NYTimes Covers our Local Primary Care Crisis
The share [of primary care physicians] who accept new patients has dropped, to barely half in the case of internists, and the average wait by a new patient for an appointment with an internist rose to 52 days in 2007 from 33 days in 2006. In westernmost Berkshire County, newly insured patients are being referred 25 miles away, said Charles E. Joffe-Halpern, director of an agency that enrolls the uninsured.
The wait to see my physician for a non-acute issue is over 4 months.
Regular readers may recall my rant
about my wife's inability to get an appointment with a primary care doctor after our long-time family physician left the state. I was party to another similar conversation with a friend just last week when she called Williamstown Medical for an appointment and was told that her doctor had too many patients (4000+) and she had to find someone else.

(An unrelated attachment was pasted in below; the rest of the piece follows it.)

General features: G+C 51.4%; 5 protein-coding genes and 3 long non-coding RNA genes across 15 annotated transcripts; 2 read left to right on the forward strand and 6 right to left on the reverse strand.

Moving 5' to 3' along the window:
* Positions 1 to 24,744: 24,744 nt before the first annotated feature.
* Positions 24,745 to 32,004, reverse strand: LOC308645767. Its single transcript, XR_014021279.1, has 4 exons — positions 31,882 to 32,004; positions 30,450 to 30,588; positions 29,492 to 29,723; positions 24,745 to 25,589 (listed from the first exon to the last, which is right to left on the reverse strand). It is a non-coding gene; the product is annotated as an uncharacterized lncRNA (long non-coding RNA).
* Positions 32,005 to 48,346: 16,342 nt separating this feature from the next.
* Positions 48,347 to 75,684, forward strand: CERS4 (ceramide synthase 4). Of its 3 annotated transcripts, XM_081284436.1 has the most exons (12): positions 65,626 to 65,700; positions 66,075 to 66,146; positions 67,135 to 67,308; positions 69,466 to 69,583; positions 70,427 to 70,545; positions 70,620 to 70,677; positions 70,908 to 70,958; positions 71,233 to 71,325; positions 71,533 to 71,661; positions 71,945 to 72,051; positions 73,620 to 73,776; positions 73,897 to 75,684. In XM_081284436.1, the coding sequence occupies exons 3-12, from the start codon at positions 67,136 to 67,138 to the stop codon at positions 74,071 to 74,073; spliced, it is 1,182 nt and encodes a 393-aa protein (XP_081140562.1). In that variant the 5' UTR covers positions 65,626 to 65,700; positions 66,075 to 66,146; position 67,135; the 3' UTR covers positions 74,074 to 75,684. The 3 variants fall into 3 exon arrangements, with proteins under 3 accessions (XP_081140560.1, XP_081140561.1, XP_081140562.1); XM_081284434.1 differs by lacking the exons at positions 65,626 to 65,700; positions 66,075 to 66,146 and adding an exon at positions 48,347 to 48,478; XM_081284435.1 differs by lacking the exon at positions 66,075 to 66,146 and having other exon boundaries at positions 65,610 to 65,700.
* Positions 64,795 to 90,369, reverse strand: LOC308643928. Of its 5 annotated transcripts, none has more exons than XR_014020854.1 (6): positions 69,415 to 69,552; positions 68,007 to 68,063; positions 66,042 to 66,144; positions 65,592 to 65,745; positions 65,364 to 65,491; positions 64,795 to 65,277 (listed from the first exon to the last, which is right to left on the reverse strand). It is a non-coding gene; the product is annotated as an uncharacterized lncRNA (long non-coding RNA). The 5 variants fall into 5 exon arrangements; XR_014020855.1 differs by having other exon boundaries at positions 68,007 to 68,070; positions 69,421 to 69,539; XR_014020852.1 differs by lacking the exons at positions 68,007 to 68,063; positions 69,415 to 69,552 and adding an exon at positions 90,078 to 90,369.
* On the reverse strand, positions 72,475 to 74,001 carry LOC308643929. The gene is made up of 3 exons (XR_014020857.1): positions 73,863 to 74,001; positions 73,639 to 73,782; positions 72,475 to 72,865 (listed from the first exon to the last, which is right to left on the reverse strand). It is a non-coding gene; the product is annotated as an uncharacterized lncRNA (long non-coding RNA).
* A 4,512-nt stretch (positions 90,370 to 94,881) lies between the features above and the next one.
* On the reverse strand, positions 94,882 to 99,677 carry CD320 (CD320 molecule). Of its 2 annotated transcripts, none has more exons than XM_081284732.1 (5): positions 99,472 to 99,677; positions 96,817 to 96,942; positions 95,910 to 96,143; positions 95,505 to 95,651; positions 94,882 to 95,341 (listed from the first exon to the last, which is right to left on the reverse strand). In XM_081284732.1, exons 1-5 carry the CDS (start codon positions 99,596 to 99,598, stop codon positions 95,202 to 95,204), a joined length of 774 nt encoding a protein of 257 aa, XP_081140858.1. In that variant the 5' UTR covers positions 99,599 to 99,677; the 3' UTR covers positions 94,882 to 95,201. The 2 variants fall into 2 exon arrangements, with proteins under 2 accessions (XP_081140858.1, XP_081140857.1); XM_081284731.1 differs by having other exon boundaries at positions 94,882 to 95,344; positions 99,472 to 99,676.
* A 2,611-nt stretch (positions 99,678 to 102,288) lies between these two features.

If the legislature wants to do something that's relatively cheap yet incredibly effective and popular, pass a Family Practice Incentive package with student debt and tax relief. Weight the benefits to encourage physicians to locate in areas with high patient-to-doctor ratios. And make it a stipulation that if a practice takes advantage of this program, they MUST accept Mass Health and Medicare patients.